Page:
Trout General Information

There are two species of trout native to the western states, the rainbow and the cutthroat. Their success has been due in large part to their ability to adapt to different environments. This created numerous subspecies. The distinctions between subspecies have become blurred in many locations due to the introduction of hatchery fish, overfishing, and the introduction of non-native trout species. One of the best examples of this is the Lahontan cutthroat, native to the Lohantan river system on the east side of the Sierras. The native fish were the largest trout found in North America, commonly weighing over 30 pounds. The Lake Tahoe stocks were decimated by commercial fishing and the competition from the introduction of the mackinaw in 1885, drove them to extinction in that lake. The Truckee River was dammed and planted with brown trout which preyed on the young cutthroat from the Pyramid Lake spawning runs. Apparently strains of rainbow trout were brought into the system at some point in the early 1900's, which interbred with the native fish. Although the record sport fish dates to the thirties, and weighed 30 pounds, a 10 pound fish today is considered enormous. Preservation of native stocks has become a priority with fish and game departments, to the point that high mountain lakes in the Marble Mountain Wilderness were sterilized and golden trout imported from the south Sierra in the 1980's.

Trout like cold, clear, high mountain lakes and streams and are found throughout the United States and Canada. They are highly adaptable and if water conditions are right can be found at low elevations in the western US such as the Sacramento River in Redding, California.

Trout feed on terrestrial and aquatic insects, snails, worms, sowbugs, crawfish, roe, and small fish. Brown trout and mackinaw make fish a larger part of their diet than other species. Although all trout have a varied diet, individual fish develop preferences for certain types of food as they grow older and can be quite selective about what they eat.

Recent Trout Articles & Reports

Chrome Bright Kings Battle Sac River Anglers

Written By: Cal Kellogg,
August 23, 2014

(Redding) Salmon fishing on the Sacramento River in the stretch from Red Bluff to Redding is a good news, bad news proposition. The bad news is that there are not big numbers of fish in the river at this time.

The good news is that the...

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Salmon Provide Fantastic Action

Written By: Cal Kellogg,
August 20, 2014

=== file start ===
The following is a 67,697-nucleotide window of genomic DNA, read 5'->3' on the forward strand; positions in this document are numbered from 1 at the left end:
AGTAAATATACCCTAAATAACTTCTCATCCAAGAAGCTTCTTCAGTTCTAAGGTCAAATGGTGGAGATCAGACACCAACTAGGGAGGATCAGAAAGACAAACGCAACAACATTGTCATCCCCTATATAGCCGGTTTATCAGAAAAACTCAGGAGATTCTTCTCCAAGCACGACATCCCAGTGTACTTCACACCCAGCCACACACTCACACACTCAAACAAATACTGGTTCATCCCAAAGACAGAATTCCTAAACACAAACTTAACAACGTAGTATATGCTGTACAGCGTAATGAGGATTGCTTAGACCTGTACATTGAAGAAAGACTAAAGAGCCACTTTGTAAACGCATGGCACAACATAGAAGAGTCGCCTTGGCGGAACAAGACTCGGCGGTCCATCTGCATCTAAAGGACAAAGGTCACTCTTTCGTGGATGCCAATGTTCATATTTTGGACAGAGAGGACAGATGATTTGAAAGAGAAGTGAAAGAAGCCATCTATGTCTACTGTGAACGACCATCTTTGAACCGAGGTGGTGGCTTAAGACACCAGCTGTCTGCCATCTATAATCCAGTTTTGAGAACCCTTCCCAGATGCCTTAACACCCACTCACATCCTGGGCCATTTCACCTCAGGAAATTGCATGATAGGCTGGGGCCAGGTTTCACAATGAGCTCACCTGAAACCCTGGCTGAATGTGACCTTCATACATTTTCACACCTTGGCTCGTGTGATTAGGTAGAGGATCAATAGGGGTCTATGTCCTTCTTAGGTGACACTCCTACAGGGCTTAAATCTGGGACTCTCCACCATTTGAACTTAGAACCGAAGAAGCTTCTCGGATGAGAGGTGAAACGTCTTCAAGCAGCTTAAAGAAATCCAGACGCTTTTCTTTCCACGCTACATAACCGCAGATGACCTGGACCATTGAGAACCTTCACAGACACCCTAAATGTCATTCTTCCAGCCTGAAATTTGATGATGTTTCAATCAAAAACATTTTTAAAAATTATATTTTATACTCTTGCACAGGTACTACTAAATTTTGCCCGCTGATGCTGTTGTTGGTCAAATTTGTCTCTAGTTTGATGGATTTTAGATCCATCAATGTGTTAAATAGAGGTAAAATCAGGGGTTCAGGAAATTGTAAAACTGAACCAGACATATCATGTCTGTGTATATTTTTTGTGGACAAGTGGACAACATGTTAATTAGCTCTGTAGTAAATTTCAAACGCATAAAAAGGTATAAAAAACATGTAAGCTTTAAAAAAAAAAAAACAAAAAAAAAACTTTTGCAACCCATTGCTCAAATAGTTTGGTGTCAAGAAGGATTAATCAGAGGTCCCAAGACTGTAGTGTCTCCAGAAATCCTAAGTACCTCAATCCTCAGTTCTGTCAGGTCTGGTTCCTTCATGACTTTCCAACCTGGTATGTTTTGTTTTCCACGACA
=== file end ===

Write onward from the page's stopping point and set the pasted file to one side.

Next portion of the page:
(Redding) Amazing salmon fishing is available for trollers working both Whiskeytown Reservoir and Lake Shasta. At Whiskeytown the kokanee fishing is great, while Shasta continues to boot out big king salmon well into the 5 pound class.

...

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Sacramento Angler Wins How Big Is Big Derby

Written By: Dan Bacher,
August 20, 2014

(Coleville) Christopher Wong of Sacramento won first place in the “How Big Is Big” Trout Derby with his 5.6 lb. rainbow measuring 23-1/2 inches long caught on the West Walker River.

Dylan Baptiste of San Ramon won first place in the...

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Tips & Tactics for Trout
Heavy Metal For Trout And Landlocked Kings!

Heavy Metal For Trout And Landlocked Kings!

Written By: Cal Kellogg

Take a look at the tackle assortment of a trout and landlocked king salmon troller and you’ll see a lot of spoons, such as Sep’s Pro...

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Salmon, Trout, Lingcod, Kokanee, Halibut And More: Are YOU Using Gulp! And PowerBait?

Salmon, Trout, Lingcod, Kokanee, Halibut And More: Are YOU Using Gulp! And PowerBait?

Written By: Cal Kellogg

I’m of the opinion that in most situations well-presented natural baits will outperform artificials. Following this philosophy, when the...

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Hoochies For Trout And Salmon

Hoochies For Trout And Salmon

Written By: Cal Kellogg

Hoochies are a killer offering for trout and salmon that won't break the bank. To learn more about trolling hoochies, check out this...

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Trout Locations
Trout Locations


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